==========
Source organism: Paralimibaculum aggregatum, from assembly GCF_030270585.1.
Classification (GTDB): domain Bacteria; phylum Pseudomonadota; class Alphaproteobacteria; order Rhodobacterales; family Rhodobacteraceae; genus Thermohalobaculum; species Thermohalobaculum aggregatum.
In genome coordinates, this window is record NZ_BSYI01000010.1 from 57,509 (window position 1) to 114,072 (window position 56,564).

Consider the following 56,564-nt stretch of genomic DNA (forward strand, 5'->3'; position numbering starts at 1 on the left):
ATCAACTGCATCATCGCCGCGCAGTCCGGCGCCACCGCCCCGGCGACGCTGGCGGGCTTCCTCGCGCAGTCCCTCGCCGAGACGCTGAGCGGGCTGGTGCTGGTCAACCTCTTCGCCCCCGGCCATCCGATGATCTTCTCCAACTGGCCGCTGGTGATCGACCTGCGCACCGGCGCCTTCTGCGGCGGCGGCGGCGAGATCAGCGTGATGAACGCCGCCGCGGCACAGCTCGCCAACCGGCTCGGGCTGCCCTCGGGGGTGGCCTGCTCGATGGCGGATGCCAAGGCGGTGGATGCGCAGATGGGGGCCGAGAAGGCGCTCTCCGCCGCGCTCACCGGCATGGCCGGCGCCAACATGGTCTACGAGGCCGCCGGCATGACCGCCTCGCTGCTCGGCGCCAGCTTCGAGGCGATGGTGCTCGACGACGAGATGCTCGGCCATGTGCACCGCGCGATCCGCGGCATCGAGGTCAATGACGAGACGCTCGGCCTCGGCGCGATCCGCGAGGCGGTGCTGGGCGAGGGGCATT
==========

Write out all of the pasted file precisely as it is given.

Source organism: Paralimibaculum aggregatum, from assembly GCF_030270585.1.
Classification (GTDB): domain Bacteria; phylum Pseudomonadota; class Alphaproteobacteria; order Rhodobacterales; family Rhodobacteraceae; genus Thermohalobaculum; species Thermohalobaculum aggregatum.
In genome coordinates, this window is record NZ_BSYI01000010.1 from 57,509 (window position 1) to 114,072 (window position 56,564).

Consider the following 56,564-nt stretch of genomic DNA (forward strand, 5'->3'; position numbering starts at 1 on the left):
ATCAACTGCATCATCGCCGCGCAGTCCGGCGCCACCGCCCCGGCGACGCTGGCGGGCTTCCTCGCGCAGTCCCTCGCCGAGACGCTGAGCGGGCTGGTGCTGGTCAACCTCTTCGCCCCCGGCCATCCGATGATCTTCTCCAACTGGCCGCTGGTGATCGACCTGCGCACCGGCGCCTTCTGCGGCGGCGGCGGCGAGATCAGCGTGATGAACGCCGCCGCGGCACAGCTCGCCAACCGGCTCGGGCTGCCCTCGGGGGTGGCCTGCTCGATGGCGGATGCCAAGGCGGTGGATGCGCAGATGGGGGCCGAGAAGGCGCTCTCCGCCGCGCTCACCGGCATGGCCGGCGCCAACATGGTCTACGAGGCCGCCGGCATGACCGCCTCGCTGCTCGGCGCCAGCTTCGAGGCGATGGTGCTCGACGACGAGATGCTCGGCCATGTGCACCGCGCGATCCGCGGCATCGAGGTCAATGACGAGACGCTCGGCCTCGGCGCGATCCGCGAGGCGGTGCTGGGCGAGGGGCATT